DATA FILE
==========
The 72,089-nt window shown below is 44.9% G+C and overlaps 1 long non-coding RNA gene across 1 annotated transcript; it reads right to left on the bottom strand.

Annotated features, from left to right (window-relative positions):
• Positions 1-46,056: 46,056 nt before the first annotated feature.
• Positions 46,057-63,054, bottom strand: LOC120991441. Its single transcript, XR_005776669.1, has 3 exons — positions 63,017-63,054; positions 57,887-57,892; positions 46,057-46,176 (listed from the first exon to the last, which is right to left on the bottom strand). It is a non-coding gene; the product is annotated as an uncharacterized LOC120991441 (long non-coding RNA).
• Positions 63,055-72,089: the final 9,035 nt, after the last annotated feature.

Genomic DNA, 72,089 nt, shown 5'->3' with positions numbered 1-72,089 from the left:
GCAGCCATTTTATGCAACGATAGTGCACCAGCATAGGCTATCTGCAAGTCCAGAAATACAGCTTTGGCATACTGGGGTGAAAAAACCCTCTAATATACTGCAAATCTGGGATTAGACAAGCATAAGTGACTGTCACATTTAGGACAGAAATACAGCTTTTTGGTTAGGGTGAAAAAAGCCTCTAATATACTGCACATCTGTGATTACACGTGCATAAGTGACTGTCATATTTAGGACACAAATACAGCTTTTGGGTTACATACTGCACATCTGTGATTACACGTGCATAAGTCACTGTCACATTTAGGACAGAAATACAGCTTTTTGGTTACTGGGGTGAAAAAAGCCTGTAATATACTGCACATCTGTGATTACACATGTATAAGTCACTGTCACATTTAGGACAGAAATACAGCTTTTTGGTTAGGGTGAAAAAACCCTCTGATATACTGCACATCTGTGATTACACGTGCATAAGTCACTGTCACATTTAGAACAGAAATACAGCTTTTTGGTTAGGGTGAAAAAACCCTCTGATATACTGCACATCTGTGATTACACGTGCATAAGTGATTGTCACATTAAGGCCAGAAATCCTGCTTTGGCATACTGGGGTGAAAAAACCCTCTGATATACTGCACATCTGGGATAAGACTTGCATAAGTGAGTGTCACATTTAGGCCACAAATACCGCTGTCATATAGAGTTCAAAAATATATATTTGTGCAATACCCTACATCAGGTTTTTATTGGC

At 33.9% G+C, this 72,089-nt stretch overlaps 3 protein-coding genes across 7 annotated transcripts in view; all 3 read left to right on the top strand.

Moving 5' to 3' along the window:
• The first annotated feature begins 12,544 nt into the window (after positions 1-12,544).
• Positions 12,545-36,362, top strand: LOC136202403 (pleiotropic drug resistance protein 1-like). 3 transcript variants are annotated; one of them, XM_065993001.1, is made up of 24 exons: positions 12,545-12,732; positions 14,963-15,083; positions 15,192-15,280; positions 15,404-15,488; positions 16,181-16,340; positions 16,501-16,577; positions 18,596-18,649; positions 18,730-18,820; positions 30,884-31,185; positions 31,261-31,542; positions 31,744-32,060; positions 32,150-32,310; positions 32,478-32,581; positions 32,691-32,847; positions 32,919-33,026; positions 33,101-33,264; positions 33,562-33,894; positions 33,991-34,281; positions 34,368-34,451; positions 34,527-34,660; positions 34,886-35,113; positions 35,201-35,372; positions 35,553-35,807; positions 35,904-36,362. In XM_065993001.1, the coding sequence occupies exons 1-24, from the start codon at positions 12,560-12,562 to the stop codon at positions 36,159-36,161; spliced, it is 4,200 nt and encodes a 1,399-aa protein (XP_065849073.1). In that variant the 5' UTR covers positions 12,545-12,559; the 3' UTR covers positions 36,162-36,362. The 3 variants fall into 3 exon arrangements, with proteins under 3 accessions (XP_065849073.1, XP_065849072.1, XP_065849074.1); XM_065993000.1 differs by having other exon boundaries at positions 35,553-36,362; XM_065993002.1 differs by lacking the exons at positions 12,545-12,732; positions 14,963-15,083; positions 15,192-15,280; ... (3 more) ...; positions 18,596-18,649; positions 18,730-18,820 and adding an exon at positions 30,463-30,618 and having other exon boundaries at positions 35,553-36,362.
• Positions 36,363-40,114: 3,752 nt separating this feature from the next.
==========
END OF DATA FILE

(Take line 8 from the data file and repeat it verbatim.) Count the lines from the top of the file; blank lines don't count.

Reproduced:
At 33.9% G+C, this 72,089-nt stretch overlaps 3 protein-coding genes across 7 annotated transcripts in view; all 3 read left to right on the top strand.